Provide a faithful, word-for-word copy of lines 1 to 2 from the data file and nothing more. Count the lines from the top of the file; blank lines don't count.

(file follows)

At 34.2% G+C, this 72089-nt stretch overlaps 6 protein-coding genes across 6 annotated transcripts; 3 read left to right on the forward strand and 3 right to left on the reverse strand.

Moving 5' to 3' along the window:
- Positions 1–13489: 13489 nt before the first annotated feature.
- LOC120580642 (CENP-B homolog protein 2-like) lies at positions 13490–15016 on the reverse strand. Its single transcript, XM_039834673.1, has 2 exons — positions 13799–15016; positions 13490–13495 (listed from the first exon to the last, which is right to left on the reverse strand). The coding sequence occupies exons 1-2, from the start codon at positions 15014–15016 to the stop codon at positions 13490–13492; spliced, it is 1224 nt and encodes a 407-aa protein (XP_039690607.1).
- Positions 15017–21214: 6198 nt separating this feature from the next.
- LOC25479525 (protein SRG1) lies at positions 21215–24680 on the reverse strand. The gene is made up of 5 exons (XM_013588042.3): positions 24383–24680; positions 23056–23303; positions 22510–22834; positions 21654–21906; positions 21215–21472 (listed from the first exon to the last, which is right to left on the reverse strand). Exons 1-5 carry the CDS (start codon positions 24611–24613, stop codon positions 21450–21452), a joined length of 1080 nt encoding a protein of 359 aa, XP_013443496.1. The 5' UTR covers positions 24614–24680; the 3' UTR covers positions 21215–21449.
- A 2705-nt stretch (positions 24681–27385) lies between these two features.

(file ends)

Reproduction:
At 34.2% G+C, this 72089-nt stretch overlaps 6 protein-coding genes across 6 annotated transcripts; 3 read left to right on the forward strand and 3 right to left on the reverse strand.

Moving 5' to 3' along the window: